I'm the Lorax who speaks for the trees!"
Long before there was a hit movie, children could remember reading Dr. Seuss's story of The Lorax, about a determined orange creature who made them wonder whether anyone would speak for the trees. Back in the world of non-fiction, the Supreme Court of Canada is now being asked to consider whether anyone can speak for Lucy
Lucy, a 35-year-old Asian elephant, was captured as a baby in Sri Lanka in 1977 and has been captive at the Edmonton Valley Zoo ever since. For 18 years, she had the company of an African elephant named Samantha, but in 2007, Samantha was sent to another zoo on a long-term breeding loan. Lucy now lives alone, and she is suffering.
Elephants are highly social and very intelligent, with complex physical, psychological and social needs. They require very large spaces, variegated natural terrain, pasture, lots of things to do and a moderate climate. Wild female elephants spend their entire lives in relatively stable family groups with their mothers, sisters, aunts, cousins and even their grandmothers.
Lucy is in solitary confinement. Prematurely aged because of her captivity, she suffers from health problems that the zoo has been unable to resolve. She lives in a small, barren enclosure, and she must endure Edmonton's cold winters, confined indoors to even smaller concrete and rubber quarters when she's not on display. Lucy has been offered a home at the highly respected California sanctuary where the Toronto Zoo's three elephants will soon be retiring. The City of Edmonton, which owns the Valley Zoo, won't let her go.
The local humane society won't enforce the laws that are supposed to protect Lucy. Yet, as the law stands, nobody else is allowed to speak for her or to assert her interests in any formal way. She needed a good lawyer. Two animal protection organizations - Zoocheck Canada and People for the Ethical Treatment of Animals - and a resident of Edmonton hired one, Clayton Ruby. They brought an application in court for a declaration that the City of Edmonton is violating provincial zoo standards. Those standards prohibit keeping an animal in distress, and they specifically proscribe keeping female elephants alone.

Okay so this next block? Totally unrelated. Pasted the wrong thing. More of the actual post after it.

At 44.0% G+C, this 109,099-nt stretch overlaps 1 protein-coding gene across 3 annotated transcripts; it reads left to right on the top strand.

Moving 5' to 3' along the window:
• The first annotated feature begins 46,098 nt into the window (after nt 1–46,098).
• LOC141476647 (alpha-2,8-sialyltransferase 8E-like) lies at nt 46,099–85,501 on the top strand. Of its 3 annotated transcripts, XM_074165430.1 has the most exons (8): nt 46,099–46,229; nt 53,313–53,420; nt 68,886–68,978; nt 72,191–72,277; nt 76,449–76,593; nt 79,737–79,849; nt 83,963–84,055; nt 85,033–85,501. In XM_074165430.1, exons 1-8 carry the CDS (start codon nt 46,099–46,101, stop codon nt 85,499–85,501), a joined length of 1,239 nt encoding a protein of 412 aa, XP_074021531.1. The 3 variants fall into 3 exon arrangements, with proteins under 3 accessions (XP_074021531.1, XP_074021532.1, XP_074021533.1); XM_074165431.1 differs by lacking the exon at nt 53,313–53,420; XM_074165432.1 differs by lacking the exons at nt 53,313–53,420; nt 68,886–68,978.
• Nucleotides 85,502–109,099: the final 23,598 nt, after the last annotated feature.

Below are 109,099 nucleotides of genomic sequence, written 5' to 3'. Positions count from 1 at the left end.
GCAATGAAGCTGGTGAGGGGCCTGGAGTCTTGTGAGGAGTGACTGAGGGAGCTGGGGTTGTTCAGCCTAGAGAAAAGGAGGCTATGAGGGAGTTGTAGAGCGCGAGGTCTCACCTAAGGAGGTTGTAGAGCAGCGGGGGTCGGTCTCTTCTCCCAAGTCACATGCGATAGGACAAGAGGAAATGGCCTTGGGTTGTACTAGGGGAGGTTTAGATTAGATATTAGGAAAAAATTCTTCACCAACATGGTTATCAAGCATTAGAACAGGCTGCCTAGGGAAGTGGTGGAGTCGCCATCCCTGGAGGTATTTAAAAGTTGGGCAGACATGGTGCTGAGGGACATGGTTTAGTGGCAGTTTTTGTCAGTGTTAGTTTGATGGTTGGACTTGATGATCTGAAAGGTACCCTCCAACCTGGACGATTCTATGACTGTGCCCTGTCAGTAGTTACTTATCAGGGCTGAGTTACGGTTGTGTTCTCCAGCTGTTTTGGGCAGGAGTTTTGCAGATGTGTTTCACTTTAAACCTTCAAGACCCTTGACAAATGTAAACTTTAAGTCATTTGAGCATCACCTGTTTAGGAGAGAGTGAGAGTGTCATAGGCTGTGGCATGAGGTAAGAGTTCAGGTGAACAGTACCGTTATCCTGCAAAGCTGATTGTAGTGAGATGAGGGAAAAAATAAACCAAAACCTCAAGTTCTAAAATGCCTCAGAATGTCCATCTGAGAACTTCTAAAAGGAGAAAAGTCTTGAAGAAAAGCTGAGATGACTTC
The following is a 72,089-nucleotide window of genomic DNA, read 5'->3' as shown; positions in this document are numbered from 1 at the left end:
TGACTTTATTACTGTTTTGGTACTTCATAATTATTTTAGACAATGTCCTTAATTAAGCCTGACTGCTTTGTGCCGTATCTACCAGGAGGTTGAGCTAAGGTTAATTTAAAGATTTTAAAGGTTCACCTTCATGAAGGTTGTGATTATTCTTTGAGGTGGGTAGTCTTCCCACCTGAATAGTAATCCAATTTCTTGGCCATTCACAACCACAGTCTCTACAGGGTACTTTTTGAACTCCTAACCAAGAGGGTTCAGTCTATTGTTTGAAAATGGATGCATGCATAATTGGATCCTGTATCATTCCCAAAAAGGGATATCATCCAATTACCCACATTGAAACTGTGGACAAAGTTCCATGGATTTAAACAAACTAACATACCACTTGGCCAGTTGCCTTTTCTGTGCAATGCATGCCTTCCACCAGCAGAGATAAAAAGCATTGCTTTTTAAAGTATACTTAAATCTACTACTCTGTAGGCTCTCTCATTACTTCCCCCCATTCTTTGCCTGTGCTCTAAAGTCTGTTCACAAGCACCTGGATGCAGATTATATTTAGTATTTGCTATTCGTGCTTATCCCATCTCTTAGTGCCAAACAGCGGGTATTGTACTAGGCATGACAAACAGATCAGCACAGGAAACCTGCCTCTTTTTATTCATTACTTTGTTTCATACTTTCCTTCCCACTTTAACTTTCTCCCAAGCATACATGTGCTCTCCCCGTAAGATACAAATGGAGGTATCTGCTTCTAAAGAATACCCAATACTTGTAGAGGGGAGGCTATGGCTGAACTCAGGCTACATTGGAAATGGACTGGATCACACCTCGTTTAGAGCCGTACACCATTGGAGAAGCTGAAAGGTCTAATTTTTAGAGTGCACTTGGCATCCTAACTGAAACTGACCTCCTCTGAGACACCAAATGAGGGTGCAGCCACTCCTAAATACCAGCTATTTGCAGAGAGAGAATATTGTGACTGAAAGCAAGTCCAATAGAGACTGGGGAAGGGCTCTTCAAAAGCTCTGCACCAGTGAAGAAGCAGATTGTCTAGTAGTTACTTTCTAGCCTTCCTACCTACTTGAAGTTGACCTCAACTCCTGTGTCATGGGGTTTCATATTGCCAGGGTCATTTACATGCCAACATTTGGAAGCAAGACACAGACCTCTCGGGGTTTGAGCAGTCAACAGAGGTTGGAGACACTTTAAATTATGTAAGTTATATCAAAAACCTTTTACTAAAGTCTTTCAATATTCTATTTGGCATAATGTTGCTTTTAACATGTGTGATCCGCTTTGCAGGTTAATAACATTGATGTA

The Alberta courts dismissed the case without considering its merits. The majority of the Court of Appeal said letting Lucy speak, or letting someone speak on her behalf, is unnecessary, contrary to precedent and should not be allowed.
But Chief Justice Catherine Fraser wrote a thoughtful and powerful dissent. It's the most important legal development for animals in Canadian judicial history. She gave serious consideration to Lucy's plight, and stressed that, when government refuses to abide by existing laws, it's important for the rule of law that someone be able to bring an injustice before a court.
The Supreme Court is now considering whether it will hear Lucy's case. The central issues before the court are not only Lucy's right to justice but the right of Canadian citizens to have their laws respected and to go to court if the government itself doesn't obey the law.
After reviewing the uncontroverted evidence of several experts, Chief Justice Fraser concluded that the evidence "packs a powerful punch. It holds up a mirror for all to see - provided one is prepared to look into the mirror. What it reveals is a disturbing image of the magnitude, gravity and persistence of Lucy's ongoing health problems and the severity of the suffering she continues to endure from the conditions in which she has been confined. And it also exposes who is responsible for those conditions and that suffering."
There's still time for Canada's judicial system to right this wrong. Lucy's story could yet have a happy ending. In The Lorax, the trees were saved because someone spoke for them. Will the Supreme Court let someone speak for Lucy?
Lesli Bisgould is an adjunct professor at the University of Toronto's law
faculty and author of Animals and the Law.